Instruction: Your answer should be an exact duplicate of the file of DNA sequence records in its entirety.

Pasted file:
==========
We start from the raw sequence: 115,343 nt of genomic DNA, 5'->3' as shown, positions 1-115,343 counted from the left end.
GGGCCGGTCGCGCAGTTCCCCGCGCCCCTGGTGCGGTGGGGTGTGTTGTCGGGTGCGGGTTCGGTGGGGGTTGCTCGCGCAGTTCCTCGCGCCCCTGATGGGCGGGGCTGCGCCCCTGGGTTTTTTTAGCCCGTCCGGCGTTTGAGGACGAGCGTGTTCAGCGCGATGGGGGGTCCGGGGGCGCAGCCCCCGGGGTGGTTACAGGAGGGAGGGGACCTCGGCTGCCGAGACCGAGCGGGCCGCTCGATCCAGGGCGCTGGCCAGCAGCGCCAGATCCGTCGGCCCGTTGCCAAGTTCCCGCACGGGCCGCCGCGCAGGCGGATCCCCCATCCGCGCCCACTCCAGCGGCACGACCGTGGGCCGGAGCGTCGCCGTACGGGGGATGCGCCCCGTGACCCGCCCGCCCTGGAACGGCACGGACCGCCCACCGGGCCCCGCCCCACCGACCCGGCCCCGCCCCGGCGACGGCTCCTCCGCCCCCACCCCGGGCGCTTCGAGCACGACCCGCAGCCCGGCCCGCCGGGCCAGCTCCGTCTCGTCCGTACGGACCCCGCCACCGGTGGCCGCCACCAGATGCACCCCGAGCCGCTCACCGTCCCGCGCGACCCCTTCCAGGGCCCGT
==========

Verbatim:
We start from the raw sequence: 115,343 nt of genomic DNA, 5'->3' as shown, positions 1-115,343 counted from the left end.
GGGCCGGTCGCGCAGTTCCCCGCGCCCCTGGTGCGGTGGGGTGTGTTGTCGGGTGCGGGTTCGGTGGGGGTTGCTCGCGCAGTTCCTCGCGCCCCTGATGGGCGGGGCTGCGCCCCTGGGTTTTTTTAGCCCGTCCGGCGTTTGAGGACGAGCGTGTTCAGCGCGATGGGGGGTCCGGGGGCGCAGCCCCCGGGGTGGTTACAGGAGGGAGGGGACCTCGGCTGCCGAGACCGAGCGGGCCGCTCGATCCAGGGCGCTGGCCAGCAGCGCCAGATCCGTCGGCCCGTTGCCAAGTTCCCGCACGGGCCGCCGCGCAGGCGGATCCCCCATCCGCGCCCACTCCAGCGGCACGACCGTGGGCCGGAGCGTCGCCGTACGGGGGATGCGCCCCGTGACCCGCCCGCCCTGGAACGGCACGGACCGCCCACCGGGCCCCGCCCCACCGACCCGGCCCCGCCCCGGCGACGGCTCCTCCGCCCCCACCCCGGGCGCTTCGAGCACGACCCGCAGCCCGGCCCGCCGGGCCAGCTCCGTCTCGTCCGTACGGACCCCGCCACCGGTGGCCGCCACCAGATGCACCCCGAGCCGCTCACCGTCCCGCGCGACCCCTTCCAGGGCCCGT